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EU summit reveals bloc's weaknesses
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Both French President Nicolas Sarkozy and European Commission President Jose Manuel Barroso hailed the two-day European Union (EU) summit as historic. But the leaders' compromises on an economic stimulus, climate change and the Lisbon Treaty manifest the 27-nation bloc's weaknesses rather than its strengths.

The stalled ratification process of the Lisbon Treaty will be re-launched as Ireland has agreed to hold a second referendum pending decisions to relieve concerns of the Irish voters, including Ireland's military neutrality, its opposition to abortion and national rights on taxation. EU leaders also agreed not to trim the European Commission, so that Ireland can have a representative in the executive body of the EU.

The Irish "no" vote in June 2008, which put on hold key EU institutional reforms, was blamed on "democracy deficits" -- the out of touch of Brussels among ordinary EU citizens.

The composition of the European Commission became the biggest concern among Irish voters because they feared that their country might lose its voice in the future in the key EU institution.

The re-launch of the Lisbon Treaty might turn out to be a success given the arrangements. But the aim of the deal at the summit was pretty pragmatic: the early entry into force of the Lisbon Treaty. The so-called "democracy deficits" across EU member states are by no means tackled head-on. As a result, Brussels is not getting closer to grassroots citizens.

The deal on climate change managed to keep the so-called "20-20- 20" targets: 20-percent reduction of greenhouse gas emissions against the 1990 levels, 20-percent share of renewables in total energy consumption, and 20-percent energy savings, by the year 2020.

The overall emissions reduction target appears to be impressive. However, the WWF argues that the EU will not be cutting 20 percent of its own emissions as between 60 percent and 70 percent of the reduction -- depending on the country -- will be allowed to be reached by buying external credits from outside the EU. The EU leaders also agreed to give heavy polluters in eastern European countries free pollution permits.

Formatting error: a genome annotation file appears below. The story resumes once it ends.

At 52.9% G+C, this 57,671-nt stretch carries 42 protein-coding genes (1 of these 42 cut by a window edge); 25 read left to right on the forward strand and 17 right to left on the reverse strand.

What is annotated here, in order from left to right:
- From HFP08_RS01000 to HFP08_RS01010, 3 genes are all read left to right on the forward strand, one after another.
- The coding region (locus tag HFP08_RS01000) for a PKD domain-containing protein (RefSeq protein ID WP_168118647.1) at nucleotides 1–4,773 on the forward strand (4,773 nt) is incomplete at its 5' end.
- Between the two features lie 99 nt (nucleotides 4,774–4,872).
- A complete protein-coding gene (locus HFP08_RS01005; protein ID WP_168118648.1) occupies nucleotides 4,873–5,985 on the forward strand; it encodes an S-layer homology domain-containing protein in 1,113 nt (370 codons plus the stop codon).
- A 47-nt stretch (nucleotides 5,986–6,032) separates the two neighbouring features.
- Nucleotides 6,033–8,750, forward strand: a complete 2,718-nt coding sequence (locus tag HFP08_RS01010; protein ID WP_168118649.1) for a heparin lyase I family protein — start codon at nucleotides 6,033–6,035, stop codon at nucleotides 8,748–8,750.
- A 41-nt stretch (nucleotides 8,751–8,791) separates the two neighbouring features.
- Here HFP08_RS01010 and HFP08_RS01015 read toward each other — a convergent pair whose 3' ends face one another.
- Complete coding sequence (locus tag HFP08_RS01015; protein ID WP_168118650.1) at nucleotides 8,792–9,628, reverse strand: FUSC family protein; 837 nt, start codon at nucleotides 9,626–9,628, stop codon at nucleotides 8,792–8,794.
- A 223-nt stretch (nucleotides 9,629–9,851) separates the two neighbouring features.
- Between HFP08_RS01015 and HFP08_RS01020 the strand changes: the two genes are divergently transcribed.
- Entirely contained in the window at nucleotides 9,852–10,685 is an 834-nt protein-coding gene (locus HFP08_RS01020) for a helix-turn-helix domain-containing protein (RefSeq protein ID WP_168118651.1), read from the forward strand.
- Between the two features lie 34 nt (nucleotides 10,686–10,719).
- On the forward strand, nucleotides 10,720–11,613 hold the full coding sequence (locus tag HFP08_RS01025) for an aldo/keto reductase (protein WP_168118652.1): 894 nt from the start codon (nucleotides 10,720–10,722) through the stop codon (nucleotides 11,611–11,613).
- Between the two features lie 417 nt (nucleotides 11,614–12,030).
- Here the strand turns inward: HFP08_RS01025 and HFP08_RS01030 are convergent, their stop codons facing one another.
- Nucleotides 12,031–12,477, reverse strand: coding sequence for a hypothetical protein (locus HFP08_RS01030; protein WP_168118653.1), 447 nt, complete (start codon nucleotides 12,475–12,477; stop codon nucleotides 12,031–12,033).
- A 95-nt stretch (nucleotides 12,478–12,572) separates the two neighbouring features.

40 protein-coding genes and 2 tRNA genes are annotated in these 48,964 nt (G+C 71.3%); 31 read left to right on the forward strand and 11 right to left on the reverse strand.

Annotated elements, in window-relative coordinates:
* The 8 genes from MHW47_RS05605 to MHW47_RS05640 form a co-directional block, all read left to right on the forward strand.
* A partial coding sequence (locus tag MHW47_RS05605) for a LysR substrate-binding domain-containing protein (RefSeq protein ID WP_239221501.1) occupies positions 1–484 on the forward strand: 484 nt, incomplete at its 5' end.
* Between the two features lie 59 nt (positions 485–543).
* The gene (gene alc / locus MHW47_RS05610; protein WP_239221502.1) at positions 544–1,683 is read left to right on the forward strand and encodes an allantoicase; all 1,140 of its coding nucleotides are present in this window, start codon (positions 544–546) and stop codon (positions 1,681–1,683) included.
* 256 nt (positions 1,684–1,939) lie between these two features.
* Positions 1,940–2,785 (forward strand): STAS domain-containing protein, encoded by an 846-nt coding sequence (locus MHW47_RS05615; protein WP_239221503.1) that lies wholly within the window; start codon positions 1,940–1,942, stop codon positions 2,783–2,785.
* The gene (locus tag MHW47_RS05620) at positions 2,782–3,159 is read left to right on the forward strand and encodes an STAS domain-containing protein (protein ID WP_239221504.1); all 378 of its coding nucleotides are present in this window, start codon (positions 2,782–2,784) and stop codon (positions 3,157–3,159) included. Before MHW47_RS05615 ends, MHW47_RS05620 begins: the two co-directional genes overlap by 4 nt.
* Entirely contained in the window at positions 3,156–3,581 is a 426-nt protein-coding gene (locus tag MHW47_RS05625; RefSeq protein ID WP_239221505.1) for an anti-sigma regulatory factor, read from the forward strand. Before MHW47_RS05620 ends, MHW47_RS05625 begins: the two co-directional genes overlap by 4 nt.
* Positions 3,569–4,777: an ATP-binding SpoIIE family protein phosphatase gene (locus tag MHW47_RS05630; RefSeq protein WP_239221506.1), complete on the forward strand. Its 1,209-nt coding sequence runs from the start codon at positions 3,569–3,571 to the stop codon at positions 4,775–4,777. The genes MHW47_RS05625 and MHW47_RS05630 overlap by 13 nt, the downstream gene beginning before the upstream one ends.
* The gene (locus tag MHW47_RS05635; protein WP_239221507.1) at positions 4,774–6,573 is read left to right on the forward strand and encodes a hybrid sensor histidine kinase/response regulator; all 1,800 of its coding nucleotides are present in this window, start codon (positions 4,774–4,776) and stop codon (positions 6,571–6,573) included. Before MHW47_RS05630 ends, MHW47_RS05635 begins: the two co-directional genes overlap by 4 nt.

By now, the EU has already achieved approximately 9 percent of reduction in emissions compared to the 1990 levels. The 2020 target therefore translates into a mere 11 percent reduction from now on till 2020, argues the WWF, the world conservation organization.

In a bid to coordinate national efforts to help boost the sluggish economy hit by the financial crisis, the EU leaders agreed on an EU-wide economic stimulus package worth 200 billion euros (264 billion U.S. dollars). The sum amounts to 1.5 percent of the EU's gross domestic product, with 170 billion euros (224 billion dollars) coming from national governments and the rest from EU funding.

But EU leaders watered down the original proposal. Germany, the largest economy in the EU, opposed a call for it to expand its national fiscal stimulus plan for the benefits of the EU economy as a whole, saying its current plan worth 32 billion euros (42 billion U.S. dollars) is enough. In addition, EU leaders failed to decide on a proposal pushed by France and Britain to cut value- added tax on green goods and labor intensive services such as restaurants.

The difficulties reveal the deep-rooted clash of interests between individual member states and the EU as a whole. With the further integration of the bloc, the problem is expected to become even more acute.

(Xinhua News Agency December 13, 2008)

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